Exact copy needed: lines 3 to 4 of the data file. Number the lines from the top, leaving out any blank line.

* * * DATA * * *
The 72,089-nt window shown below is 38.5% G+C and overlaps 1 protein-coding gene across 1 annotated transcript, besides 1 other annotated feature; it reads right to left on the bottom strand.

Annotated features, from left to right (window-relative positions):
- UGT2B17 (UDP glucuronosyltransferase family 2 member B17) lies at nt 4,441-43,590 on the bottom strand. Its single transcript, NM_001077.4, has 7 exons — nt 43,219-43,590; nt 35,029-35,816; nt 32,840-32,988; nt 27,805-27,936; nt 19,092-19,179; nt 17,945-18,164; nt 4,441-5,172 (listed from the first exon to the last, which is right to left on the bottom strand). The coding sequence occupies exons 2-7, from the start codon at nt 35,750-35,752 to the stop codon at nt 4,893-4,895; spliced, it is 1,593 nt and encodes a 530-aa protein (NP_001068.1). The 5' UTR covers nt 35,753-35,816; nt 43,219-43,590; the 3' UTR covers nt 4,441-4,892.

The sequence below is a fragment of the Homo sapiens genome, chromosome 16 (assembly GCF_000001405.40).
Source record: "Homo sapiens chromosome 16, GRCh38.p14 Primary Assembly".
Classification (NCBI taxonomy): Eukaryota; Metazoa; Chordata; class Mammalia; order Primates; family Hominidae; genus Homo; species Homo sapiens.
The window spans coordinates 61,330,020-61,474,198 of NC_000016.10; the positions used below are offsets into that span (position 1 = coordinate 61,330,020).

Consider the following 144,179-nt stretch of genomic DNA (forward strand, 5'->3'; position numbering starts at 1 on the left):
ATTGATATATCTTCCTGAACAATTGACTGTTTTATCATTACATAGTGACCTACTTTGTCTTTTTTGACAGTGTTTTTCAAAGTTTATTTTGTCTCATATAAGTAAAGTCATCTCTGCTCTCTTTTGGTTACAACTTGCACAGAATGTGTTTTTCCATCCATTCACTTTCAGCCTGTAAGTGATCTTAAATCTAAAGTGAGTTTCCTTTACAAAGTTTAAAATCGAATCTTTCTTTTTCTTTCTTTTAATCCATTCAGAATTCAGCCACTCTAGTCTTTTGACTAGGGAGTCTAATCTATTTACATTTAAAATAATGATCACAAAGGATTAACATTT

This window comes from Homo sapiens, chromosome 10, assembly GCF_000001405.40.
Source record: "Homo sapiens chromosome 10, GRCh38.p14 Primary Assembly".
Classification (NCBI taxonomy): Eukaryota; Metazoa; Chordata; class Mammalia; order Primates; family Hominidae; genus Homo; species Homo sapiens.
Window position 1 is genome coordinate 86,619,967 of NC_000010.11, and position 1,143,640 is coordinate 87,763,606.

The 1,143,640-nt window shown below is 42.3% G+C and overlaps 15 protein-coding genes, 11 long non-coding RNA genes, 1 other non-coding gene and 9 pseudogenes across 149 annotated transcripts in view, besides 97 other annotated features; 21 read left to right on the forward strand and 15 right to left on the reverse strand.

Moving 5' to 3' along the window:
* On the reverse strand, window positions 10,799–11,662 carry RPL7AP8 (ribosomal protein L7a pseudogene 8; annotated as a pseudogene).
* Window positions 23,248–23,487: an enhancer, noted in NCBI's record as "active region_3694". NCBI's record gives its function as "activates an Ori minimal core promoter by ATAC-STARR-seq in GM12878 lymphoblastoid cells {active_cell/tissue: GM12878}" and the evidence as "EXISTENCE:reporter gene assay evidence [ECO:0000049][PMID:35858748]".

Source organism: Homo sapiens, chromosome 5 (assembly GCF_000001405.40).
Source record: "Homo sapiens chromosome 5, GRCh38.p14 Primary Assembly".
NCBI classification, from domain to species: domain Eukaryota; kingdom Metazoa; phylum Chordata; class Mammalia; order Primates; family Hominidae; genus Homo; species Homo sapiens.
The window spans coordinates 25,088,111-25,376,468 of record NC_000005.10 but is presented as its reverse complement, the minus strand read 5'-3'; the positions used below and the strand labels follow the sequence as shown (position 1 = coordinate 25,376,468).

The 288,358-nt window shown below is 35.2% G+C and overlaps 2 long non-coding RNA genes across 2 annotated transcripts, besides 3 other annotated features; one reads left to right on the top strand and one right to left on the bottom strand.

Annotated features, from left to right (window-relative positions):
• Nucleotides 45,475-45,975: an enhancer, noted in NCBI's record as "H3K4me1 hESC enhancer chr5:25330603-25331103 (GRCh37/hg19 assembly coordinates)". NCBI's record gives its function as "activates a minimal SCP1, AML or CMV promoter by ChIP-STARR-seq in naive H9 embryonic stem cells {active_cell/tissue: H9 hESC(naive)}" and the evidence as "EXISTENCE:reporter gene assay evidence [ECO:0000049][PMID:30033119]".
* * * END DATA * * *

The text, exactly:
- UGT2B17 (UDP glucuronosyltransferase family 2 member B17) lies at nt 4,441-43,590 on the bottom strand. Its single transcript, NM_001077.4, has 7 exons — nt 43,219-43,590; nt 35,029-35,816; nt 32,840-32,988; nt 27,805-27,936; nt 19,092-19,179; nt 17,945-18,164; nt 4,441-5,172 (listed from the first exon to the last, which is right to left on the bottom strand). The coding sequence occupies exons 2-7, from the start codon at nt 35,750-35,752 to the stop codon at nt 4,893-4,895; spliced, it is 1,593 nt and encodes a 530-aa protein (NP_001068.1). The 5' UTR covers nt 35,753-35,816; nt 43,219-43,590; the 3' UTR covers nt 4,441-4,892.

The sequence below is a fragment of the Homo sapiens genome, chromosome 16 (assembly GCF_000001405.40).